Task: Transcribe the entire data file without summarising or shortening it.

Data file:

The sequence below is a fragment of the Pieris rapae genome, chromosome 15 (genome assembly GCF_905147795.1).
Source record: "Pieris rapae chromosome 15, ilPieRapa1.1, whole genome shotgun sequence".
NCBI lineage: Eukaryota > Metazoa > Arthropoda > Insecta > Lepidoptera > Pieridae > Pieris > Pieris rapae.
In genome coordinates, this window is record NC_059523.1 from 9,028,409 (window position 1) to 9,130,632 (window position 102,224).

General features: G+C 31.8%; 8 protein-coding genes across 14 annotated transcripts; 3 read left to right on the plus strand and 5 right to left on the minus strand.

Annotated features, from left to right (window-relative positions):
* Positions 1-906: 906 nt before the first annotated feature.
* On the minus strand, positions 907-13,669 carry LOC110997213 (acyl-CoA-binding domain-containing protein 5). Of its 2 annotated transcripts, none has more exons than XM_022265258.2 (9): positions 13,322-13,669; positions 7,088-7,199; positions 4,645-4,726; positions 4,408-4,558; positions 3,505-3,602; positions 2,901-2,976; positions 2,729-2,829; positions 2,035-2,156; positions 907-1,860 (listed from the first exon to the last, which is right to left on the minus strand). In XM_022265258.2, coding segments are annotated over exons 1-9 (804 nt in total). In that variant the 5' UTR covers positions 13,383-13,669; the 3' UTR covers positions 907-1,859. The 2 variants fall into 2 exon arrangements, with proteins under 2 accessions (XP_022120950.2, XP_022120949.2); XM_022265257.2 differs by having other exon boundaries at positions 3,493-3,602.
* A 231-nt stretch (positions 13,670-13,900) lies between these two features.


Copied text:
The sequence below is a fragment of the Pieris rapae genome, chromosome 15 (genome assembly GCF_905147795.1).
Source record: "Pieris rapae chromosome 15, ilPieRapa1.1, whole genome shotgun sequence".
NCBI lineage: Eukaryota > Metazoa > Arthropoda > Insecta > Lepidoptera > Pieridae > Pieris > Pieris rapae.
In genome coordinates, this window is record NC_059523.1 from 9,028,409 (window position 1) to 9,130,632 (window position 102,224).

General features: G+C 31.8%; 8 protein-coding genes across 14 annotated transcripts; 3 read left to right on the plus strand and 5 right to left on the minus strand.

Annotated features, from left to right (window-relative positions):
* Positions 1-906: 906 nt before the first annotated feature.
* On the minus strand, positions 907-13,669 carry LOC110997213 (acyl-CoA-binding domain-containing protein 5). Of its 2 annotated transcripts, none has more exons than XM_022265258.2 (9): positions 13,322-13,669; positions 7,088-7,199; positions 4,645-4,726; positions 4,408-4,558; positions 3,505-3,602; positions 2,901-2,976; positions 2,729-2,829; positions 2,035-2,156; positions 907-1,860 (listed from the first exon to the last, which is right to left on the minus strand). In XM_022265258.2, coding segments are annotated over exons 1-9 (804 nt in total). In that variant the 5' UTR covers positions 13,383-13,669; the 3' UTR covers positions 907-1,859. The 2 variants fall into 2 exon arrangements, with proteins under 2 accessions (XP_022120950.2, XP_022120949.2); XM_022265257.2 differs by having other exon boundaries at positions 3,493-3,602.
* A 231-nt stretch (positions 13,670-13,900) lies between these two features.